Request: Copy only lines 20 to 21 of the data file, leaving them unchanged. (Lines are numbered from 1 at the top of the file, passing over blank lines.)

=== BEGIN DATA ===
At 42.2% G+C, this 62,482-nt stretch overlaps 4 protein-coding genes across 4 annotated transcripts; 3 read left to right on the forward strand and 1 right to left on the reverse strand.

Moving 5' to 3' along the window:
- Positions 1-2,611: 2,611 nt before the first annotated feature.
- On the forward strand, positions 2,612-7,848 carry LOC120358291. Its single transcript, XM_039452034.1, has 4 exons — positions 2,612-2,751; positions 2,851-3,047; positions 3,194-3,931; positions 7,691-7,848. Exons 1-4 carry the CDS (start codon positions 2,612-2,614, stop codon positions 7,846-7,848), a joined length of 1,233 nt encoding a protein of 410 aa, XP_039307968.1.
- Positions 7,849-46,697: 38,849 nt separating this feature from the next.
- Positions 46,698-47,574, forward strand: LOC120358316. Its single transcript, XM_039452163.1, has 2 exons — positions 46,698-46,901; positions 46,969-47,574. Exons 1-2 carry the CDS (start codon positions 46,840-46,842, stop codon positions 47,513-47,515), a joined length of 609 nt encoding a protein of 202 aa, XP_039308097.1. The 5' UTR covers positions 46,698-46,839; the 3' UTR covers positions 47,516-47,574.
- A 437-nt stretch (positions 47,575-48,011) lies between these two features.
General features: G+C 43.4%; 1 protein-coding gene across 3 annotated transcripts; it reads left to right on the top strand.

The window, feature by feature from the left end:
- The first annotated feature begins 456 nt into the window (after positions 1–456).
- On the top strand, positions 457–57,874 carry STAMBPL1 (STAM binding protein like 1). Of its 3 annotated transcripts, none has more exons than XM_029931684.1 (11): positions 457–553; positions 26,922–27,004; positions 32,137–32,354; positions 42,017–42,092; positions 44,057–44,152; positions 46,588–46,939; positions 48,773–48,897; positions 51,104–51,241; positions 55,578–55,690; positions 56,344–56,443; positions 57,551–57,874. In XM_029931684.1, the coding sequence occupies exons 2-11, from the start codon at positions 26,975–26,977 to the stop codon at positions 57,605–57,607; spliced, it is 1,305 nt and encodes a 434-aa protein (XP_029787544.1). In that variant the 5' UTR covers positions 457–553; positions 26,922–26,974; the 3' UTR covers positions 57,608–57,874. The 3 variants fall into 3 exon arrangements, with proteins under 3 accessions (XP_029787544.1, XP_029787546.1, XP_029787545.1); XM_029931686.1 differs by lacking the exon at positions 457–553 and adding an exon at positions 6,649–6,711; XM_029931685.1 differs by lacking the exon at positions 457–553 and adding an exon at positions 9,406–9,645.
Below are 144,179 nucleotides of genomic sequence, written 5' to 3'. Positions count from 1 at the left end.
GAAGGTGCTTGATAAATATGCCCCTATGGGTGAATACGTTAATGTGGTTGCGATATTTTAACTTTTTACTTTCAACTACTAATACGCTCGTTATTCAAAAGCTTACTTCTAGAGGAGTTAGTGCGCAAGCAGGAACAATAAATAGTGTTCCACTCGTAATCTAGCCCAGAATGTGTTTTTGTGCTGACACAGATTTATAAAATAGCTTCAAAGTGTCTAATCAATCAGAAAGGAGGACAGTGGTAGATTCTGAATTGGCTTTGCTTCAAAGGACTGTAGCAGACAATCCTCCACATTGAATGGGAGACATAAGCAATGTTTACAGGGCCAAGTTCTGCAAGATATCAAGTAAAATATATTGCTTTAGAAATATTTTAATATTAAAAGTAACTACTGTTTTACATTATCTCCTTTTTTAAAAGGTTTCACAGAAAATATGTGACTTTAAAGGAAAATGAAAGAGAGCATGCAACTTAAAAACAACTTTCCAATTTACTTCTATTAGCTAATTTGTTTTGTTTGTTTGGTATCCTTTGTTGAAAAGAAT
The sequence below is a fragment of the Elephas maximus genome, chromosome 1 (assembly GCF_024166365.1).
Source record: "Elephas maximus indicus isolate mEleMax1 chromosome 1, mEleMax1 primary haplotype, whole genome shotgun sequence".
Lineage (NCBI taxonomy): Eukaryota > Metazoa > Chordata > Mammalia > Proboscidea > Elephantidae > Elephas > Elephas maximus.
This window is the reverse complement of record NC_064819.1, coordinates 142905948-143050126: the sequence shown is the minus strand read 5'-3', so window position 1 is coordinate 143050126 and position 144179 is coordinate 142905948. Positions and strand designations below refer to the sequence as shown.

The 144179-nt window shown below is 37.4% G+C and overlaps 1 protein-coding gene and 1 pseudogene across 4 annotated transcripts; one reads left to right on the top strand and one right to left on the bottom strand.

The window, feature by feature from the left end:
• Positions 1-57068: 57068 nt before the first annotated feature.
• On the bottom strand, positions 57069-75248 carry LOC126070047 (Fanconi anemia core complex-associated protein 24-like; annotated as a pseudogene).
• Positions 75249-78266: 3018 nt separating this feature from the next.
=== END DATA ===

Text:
• Positions 1-57068: 57068 nt before the first annotated feature.
• On the bottom strand, positions 57069-75248 carry LOC126070047 (Fanconi anemia core complex-associated protein 24-like; annotated as a pseudogene).